Sunday, September 11, 2011

Cynics and Lovers

There's no escaping it. Part of having an emerging church conversation is to critique the status quo of "traditional" church and denominational doctrines. There are a few problems with this. Sometimes we get so bogged down in the critique that we have little energy left to imagine and practice the alternatives. And sometimes, to be frank, those invested in maintaining the status quo, often with the best of intentions, accuse us of "arrogance" (or worse) for assuming we know better.

It doesn't do much good to point to reformers in history who critiqued the status quo (Luther, MLK, Jesus, the prophets), because then you're accused of arrogantly comparing yourself to them. However, there is also no escaping the fact that without critique, nothing changes. Progress in the church, and human development in general, starts when someone questions the present state of affairs. Sometimes we all benefit when we all reexamine where we are.

In her book, The Great Emergence, Phyllis Tickle points out that we do all have a role, even if we disagree. Some model new expressions of church, and explore the contours of our faith outside of traditional structures and mind-sets. Some advocate for change within existing institutions. And some carry on and are content within the existing structures, and help keep the rest of us honest. All add value to the process of change.

Finally, there are those of us who can, with the best of motives, come across as arrogant cynics. Andrew Byers points us toward a great remedy. “Disgust with an institution is not the same as love for a community...Since disillusionment is illumination — the (often painful) dispersal of illusion — cynics have much to offer the church if they can do so in love and in the direction of hope and praise..."

When Jesus rebuked the Pharisees and Sadducees, when he wept over Jerusalem, he always did so from a posture of deep love for his community. As we sense our disillusionment, or contentment, and agitate for change or to preserve, I pray that I and all of us will always do so in the way of Jesus.


Lisa R. said...

I agree that often I find within the emerging movement an arrogance that is somewhat disconcerting to me. I am going to go out on limb here and say, that I see that more in the younger members of the movement vs. the older members. Perhaps its because many of the younger people have not really been tested by life yet, have not found out that even with all the best of intentions, God (yes, I said God) and life will fall short of their 'expectations'. [note: I did not say God failed them; though it sure feels like he does when you're going through it, but God did not come through in the way one expected or demanded]. So in the younger folks, they are enthusiastic - full of energy, faith, passion, ideas and the mindset of 1+2=3; yet none of these have really, really been tested as of yet.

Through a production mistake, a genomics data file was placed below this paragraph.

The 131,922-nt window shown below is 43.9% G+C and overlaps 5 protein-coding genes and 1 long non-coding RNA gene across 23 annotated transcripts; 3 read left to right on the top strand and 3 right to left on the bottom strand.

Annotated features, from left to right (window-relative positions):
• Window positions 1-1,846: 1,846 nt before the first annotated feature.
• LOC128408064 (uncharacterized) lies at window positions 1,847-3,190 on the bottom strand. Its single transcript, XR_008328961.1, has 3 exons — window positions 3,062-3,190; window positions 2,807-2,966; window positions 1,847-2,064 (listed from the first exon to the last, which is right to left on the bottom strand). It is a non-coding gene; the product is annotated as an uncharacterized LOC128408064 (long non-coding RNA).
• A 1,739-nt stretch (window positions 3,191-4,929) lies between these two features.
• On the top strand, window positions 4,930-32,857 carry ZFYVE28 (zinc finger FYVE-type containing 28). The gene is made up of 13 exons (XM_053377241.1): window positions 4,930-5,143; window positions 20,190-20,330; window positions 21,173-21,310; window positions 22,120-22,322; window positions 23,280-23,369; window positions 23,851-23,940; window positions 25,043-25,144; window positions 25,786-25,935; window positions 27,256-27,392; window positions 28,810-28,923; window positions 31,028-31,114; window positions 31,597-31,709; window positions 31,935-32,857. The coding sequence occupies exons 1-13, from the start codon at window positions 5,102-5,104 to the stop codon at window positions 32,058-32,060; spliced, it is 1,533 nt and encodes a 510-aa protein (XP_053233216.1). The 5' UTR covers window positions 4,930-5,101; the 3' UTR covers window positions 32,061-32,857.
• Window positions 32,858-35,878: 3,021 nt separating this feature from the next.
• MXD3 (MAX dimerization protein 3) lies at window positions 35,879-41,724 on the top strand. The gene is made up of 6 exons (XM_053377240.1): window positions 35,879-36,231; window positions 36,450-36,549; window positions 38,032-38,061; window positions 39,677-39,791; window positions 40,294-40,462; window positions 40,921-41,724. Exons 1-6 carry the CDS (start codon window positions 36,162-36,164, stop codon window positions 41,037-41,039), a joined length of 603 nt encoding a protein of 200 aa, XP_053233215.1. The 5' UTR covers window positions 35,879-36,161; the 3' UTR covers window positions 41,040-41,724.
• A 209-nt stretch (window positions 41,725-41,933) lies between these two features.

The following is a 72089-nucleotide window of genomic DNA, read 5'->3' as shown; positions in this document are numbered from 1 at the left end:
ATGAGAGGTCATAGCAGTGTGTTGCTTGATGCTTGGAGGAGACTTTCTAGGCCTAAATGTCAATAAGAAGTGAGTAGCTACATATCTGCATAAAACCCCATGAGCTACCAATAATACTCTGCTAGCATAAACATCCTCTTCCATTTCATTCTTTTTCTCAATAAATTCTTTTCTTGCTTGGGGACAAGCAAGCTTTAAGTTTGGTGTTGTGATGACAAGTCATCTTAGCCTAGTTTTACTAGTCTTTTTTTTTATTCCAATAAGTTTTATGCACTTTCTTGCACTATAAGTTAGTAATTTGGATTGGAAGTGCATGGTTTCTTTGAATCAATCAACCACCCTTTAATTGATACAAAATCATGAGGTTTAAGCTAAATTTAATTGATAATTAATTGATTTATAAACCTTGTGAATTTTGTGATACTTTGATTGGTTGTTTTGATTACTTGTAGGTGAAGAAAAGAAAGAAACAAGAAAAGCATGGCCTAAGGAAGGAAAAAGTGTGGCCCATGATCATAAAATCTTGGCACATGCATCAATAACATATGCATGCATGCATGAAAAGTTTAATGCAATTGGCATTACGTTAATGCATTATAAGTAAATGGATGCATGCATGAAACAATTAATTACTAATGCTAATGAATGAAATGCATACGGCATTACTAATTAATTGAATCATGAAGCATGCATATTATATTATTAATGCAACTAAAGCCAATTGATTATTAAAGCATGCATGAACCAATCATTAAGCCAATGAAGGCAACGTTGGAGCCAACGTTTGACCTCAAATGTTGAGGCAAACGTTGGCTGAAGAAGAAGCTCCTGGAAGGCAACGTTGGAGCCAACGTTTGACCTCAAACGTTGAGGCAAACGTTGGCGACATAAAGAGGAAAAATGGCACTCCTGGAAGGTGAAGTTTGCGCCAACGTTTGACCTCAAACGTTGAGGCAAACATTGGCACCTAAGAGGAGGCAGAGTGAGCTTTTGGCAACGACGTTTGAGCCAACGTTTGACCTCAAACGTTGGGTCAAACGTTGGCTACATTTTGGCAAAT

The older generation, on the otherhand, have had their faith tested and crumbled. They have found themselves shipwrecked and alone in deep waters. They have found themselves disillusioned and disappointed by a system of "church" that has failed to give answers to tough life situations. And they end up angry and trapped by their own mindset. That takes time to "deconstruct". I had a counselor once tell me that I had to let go of everything that I have ever believed in, throw it all away, and to trust God to bring me back. That means different things to different folks, but for me, I had to let it all go, except for a few principals, that I did not let go. That was Micah 6:8 (and I had it memorized KJV, so bear with me...) He has shown you o man what is good. And what does the Lord require of thee? But to do justly, and love mercy, and walk humbly with your God." - That is what I took away.

But as an older generation emerging Christian, I struggle more with the disillusionment and trying to forgive the failures of those that stayed in the mindset that was painful for me. And its is a lot harder to deconstruct, rebuild, and forgive. I may lack the fervor, passion, and drive that the younger guys have - for I've been knocked down and proven wrong a few times. So I have little room for pride.

This is WHY we need all ages in our group - why I love the younger ones with their innocence and all their "pat answers"--- why they need us older ones, because we've been there, and know that life/God has a way of doing things completey different than we ever dreamed.

But I am left thinking of I Corinthians 13 - we can have knowledge, gifts, passions, drive, answers, philosophies, theologies, etc., etc., --- but if we do not have love --- we are nothing but noice.

Love you all more than you know as you each help me in my journey out of Egypt, thru the desert, and on to what is promised. Our hope.

Steve F. said...

Thanks, Steve, for reminding us to focus on what we stand for more than what we stand against.

Good insights from Lisa as well.

The Other Steve